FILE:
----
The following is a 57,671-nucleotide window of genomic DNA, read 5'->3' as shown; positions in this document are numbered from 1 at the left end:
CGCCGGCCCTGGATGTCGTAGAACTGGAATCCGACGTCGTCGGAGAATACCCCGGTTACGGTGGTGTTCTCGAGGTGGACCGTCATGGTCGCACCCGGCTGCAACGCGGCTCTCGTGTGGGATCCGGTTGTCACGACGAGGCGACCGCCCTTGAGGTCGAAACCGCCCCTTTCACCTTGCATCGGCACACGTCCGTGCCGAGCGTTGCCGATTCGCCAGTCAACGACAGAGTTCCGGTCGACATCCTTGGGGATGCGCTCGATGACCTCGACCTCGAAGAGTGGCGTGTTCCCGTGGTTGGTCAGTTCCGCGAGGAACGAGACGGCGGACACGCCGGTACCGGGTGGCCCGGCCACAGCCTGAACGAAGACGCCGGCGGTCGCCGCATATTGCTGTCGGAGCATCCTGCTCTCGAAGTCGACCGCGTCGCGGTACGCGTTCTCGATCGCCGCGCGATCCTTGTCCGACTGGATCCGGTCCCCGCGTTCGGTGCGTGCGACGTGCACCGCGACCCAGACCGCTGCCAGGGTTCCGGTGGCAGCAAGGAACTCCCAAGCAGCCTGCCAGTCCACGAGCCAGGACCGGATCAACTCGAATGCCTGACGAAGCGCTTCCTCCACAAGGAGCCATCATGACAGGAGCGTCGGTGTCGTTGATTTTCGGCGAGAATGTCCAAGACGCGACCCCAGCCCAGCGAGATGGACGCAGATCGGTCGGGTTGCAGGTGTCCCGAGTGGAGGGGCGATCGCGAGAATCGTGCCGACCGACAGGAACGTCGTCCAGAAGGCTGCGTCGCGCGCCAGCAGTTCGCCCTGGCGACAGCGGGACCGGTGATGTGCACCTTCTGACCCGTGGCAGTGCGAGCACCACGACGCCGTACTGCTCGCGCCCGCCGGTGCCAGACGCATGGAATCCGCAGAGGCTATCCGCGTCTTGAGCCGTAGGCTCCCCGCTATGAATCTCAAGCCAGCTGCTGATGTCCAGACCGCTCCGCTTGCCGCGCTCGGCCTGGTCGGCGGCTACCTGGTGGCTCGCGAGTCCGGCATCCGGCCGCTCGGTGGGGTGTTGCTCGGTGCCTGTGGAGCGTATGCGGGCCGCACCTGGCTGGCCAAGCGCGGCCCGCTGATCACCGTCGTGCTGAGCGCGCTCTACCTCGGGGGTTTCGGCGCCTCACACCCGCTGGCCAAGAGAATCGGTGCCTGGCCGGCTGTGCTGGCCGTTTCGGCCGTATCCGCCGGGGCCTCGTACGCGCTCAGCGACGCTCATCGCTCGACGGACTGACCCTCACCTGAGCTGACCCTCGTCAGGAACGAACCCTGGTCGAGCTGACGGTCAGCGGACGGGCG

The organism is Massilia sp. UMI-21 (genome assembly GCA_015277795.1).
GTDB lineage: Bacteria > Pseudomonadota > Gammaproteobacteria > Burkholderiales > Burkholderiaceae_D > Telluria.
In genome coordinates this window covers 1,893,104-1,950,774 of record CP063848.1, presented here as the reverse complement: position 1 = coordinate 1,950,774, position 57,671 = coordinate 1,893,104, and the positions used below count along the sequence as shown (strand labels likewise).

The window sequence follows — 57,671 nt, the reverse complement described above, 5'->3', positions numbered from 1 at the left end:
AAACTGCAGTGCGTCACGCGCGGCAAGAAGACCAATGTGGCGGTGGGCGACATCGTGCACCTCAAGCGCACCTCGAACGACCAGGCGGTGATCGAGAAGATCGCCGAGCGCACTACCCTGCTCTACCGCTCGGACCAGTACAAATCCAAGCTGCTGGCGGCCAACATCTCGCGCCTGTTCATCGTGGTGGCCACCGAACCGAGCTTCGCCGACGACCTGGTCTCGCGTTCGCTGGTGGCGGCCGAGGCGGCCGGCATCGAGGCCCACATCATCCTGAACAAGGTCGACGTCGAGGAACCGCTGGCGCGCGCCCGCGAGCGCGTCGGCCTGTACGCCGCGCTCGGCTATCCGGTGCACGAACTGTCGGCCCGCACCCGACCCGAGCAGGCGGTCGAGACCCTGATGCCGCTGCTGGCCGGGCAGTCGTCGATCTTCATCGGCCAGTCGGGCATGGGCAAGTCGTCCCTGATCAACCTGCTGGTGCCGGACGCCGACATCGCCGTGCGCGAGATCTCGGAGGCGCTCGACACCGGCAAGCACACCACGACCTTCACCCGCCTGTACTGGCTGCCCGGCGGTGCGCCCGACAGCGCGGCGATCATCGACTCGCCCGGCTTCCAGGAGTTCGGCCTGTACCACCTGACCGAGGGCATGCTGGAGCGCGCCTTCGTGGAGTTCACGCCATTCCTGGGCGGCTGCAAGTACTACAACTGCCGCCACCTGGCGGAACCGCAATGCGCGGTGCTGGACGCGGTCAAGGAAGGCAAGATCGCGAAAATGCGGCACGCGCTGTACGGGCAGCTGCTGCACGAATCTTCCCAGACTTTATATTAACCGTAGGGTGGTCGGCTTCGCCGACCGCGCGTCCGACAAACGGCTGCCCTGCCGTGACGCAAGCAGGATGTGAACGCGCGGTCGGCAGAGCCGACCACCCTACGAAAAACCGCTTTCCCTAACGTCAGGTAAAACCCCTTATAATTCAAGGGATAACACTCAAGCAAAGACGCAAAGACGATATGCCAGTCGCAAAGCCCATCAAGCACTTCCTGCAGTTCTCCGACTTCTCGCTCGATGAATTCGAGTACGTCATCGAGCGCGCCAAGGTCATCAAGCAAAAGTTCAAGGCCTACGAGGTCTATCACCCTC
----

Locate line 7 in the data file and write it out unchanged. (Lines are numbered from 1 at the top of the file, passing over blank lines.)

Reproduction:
AAACTGCAGTGCGTCACGCGCGGCAAGAAGACCAATGTGGCGGTGGGCGACATCGTGCACCTCAAGCGCACCTCGAACGACCAGGCGGTGATCGAGAAGATCGCCGAGCGCACTACCCTGCTCTACCGCTCGGACCAGTACAAATCCAAGCTGCTGGCGGCCAACATCTCGCGCCTGTTCATCGTGGTGGCCACCGAACCGAGCTTCGCCGACGACCTGGTCTCGCGTTCGCTGGTGGCGGCCGAGGCGGCCGGCATCGAGGCCCACATCATCCTGAACAAGGTCGACGTCGAGGAACCGCTGGCGCGCGCCCGCGAGCGCGTCGGCCTGTACGCCGCGCTCGGCTATCCGGTGCACGAACTGTCGGCCCGCACCCGACCCGAGCAGGCGGTCGAGACCCTGATGCCGCTGCTGGCCGGGCAGTCGTCGATCTTCATCGGCCAGTCGGGCATGGGCAAGTCGTCCCTGATCAACCTGCTGGTGCCGGACGCCGACATCGCCGTGCGCGAGATCTCGGAGGCGCTCGACACCGGCAAGCACACCACGACCTTCACCCGCCTGTACTGGCTGCCCGGCGGTGCGCCCGACAGCGCGGCGATCATCGACTCGCCCGGCTTCCAGGAGTTCGGCCTGTACCACCTGACCGAGGGCATGCTGGAGCGCGCCTTCGTGGAGTTCACGCCATTCCTGGGCGGCTGCAAGTACTACAACTGCCGCCACCTGGCGGAACCGCAATGCGCGGTGCTGGACGCGGTCAAGGAAGGCAAGATCGCGAAAATGCGGCACGCGCTGTACGGGCAGCTGCTGCACGAATCTTCCCAGACTTTATATTAACCGTAGGGTGGTCGGCTTCGCCGACCGCGCGTCCGACAAACGGCTGCCCTGCCGTGACGCAAGCAGGATGTGAACGCGCGGTCGGCAGAGCCGACCACCCTACGAAAAACCGCTTTCCCTAACGTCAGGTAAAACCCCTTATAATTCAAGGGATAACACTCAAGCAAAGACGCAAAGACGATATGCCAGTCGCAAAGCCCATCAAGCACTTCCTGCAGTTCTCCGACTTCTCGCTCGATGAATTCGAGTACGTCATCGAGCGCGCCAAGGTCATCAAGCAAAAGTTCAAGGCCTACGAGGTCTATCACCCTC